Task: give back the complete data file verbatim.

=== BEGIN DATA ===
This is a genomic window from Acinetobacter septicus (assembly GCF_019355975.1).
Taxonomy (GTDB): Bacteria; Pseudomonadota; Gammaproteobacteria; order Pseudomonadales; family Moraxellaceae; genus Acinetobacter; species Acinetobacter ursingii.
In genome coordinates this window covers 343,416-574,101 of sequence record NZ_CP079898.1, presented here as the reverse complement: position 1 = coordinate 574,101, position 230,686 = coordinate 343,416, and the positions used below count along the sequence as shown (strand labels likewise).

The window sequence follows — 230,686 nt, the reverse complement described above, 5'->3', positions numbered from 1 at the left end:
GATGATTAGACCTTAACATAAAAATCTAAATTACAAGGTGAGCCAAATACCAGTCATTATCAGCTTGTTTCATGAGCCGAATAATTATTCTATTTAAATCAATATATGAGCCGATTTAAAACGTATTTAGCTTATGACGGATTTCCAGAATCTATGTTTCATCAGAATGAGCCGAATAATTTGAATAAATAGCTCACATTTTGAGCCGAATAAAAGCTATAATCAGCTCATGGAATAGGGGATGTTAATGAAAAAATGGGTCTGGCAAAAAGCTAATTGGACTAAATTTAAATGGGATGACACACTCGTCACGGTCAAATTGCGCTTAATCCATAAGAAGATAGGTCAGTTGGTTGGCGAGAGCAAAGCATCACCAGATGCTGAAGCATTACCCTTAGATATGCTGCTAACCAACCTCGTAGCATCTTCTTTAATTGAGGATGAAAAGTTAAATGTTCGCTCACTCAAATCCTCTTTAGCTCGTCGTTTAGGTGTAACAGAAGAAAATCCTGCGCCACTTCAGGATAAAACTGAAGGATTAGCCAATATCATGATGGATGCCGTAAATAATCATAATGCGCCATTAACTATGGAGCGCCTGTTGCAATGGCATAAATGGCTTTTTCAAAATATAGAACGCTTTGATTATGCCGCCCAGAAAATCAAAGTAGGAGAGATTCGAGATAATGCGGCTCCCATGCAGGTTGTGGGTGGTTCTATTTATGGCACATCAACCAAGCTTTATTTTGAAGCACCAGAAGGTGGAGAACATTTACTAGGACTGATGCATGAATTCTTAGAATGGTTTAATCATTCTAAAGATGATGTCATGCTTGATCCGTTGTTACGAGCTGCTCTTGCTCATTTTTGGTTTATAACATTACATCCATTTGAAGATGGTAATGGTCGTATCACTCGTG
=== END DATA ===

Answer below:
This is a genomic window from Acinetobacter septicus (assembly GCF_019355975.1).
Taxonomy (GTDB): Bacteria; Pseudomonadota; Gammaproteobacteria; order Pseudomonadales; family Moraxellaceae; genus Acinetobacter; species Acinetobacter ursingii.
In genome coordinates this window covers 343,416-574,101 of sequence record NZ_CP079898.1, presented here as the reverse complement: position 1 = coordinate 574,101, position 230,686 = coordinate 343,416, and the positions used below count along the sequence as shown (strand labels likewise).

The window sequence follows — 230,686 nt, the reverse complement described above, 5'->3', positions numbered from 1 at the left end:
GATGATTAGACCTTAACATAAAAATCTAAATTACAAGGTGAGCCAAATACCAGTCATTATCAGCTTGTTTCATGAGCCGAATAATTATTCTATTTAAATCAATATATGAGCCGATTTAAAACGTATTTAGCTTATGACGGATTTCCAGAATCTATGTTTCATCAGAATGAGCCGAATAATTTGAATAAATAGCTCACATTTTGAGCCGAATAAAAGCTATAATCAGCTCATGGAATAGGGGATGTTAATGAAAAAATGGGTCTGGCAAAAAGCTAATTGGACTAAATTTAAATGGGATGACACACTCGTCACGGTCAAATTGCGCTTAATCCATAAGAAGATAGGTCAGTTGGTTGGCGAGAGCAAAGCATCACCAGATGCTGAAGCATTACCCTTAGATATGCTGCTAACCAACCTCGTAGCATCTTCTTTAATTGAGGATGAAAAGTTAAATGTTCGCTCACTCAAATCCTCTTTAGCTCGTCGTTTAGGTGTAACAGAAGAAAATCCTGCGCCACTTCAGGATAAAACTGAAGGATTAGCCAATATCATGATGGATGCCGTAAATAATCATAATGCGCCATTAACTATGGAGCGCCTGTTGCAATGGCATAAATGGCTTTTTCAAAATATAGAACGCTTTGATTATGCCGCCCAGAAAATCAAAGTAGGAGAGATTCGAGATAATGCGGCTCCCATGCAGGTTGTGGGTGGTTCTATTTATGGCACATCAACCAAGCTTTATTTTGAAGCACCAGAAGGTGGAGAACATTTACTAGGACTGATGCATGAATTCTTAGAATGGTTTAATCATTCTAAAGATGATGTCATGCTTGATCCGTTGTTACGAGCTGCTCTTGCTCATTTTTGGTTTATAACATTACATCCATTTGAAGATGGTAATGGTCGTATCACTCGTG